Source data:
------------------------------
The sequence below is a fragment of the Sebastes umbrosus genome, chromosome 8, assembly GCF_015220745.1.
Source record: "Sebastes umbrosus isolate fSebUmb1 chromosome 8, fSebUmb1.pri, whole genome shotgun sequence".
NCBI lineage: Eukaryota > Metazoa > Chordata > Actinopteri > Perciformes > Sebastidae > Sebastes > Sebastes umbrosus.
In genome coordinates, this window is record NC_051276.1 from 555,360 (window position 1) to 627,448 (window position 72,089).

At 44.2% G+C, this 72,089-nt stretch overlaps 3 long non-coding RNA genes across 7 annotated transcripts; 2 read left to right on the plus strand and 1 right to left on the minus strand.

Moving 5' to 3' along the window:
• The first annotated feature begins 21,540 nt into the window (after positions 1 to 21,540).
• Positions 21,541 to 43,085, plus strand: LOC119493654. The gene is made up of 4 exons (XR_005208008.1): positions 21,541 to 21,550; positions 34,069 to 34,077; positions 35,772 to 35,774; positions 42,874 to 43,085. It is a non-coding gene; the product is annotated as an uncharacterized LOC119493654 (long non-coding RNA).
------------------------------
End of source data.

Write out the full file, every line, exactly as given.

The sequence below is a fragment of the Sebastes umbrosus genome, chromosome 8, assembly GCF_015220745.1.
Source record: "Sebastes umbrosus isolate fSebUmb1 chromosome 8, fSebUmb1.pri, whole genome shotgun sequence".
NCBI lineage: Eukaryota > Metazoa > Chordata > Actinopteri > Perciformes > Sebastidae > Sebastes > Sebastes umbrosus.
In genome coordinates, this window is record NC_051276.1 from 555,360 (window position 1) to 627,448 (window position 72,089).

At 44.2% G+C, this 72,089-nt stretch overlaps 3 long non-coding RNA genes across 7 annotated transcripts; 2 read left to right on the plus strand and 1 right to left on the minus strand.

Moving 5' to 3' along the window:
• The first annotated feature begins 21,540 nt into the window (after positions 1 to 21,540).
• Positions 21,541 to 43,085, plus strand: LOC119493654. The gene is made up of 4 exons (XR_005208008.1): positions 21,541 to 21,550; positions 34,069 to 34,077; positions 35,772 to 35,774; positions 42,874 to 43,085. It is a non-coding gene; the product is annotated as an uncharacterized LOC119493654 (long non-coding RNA).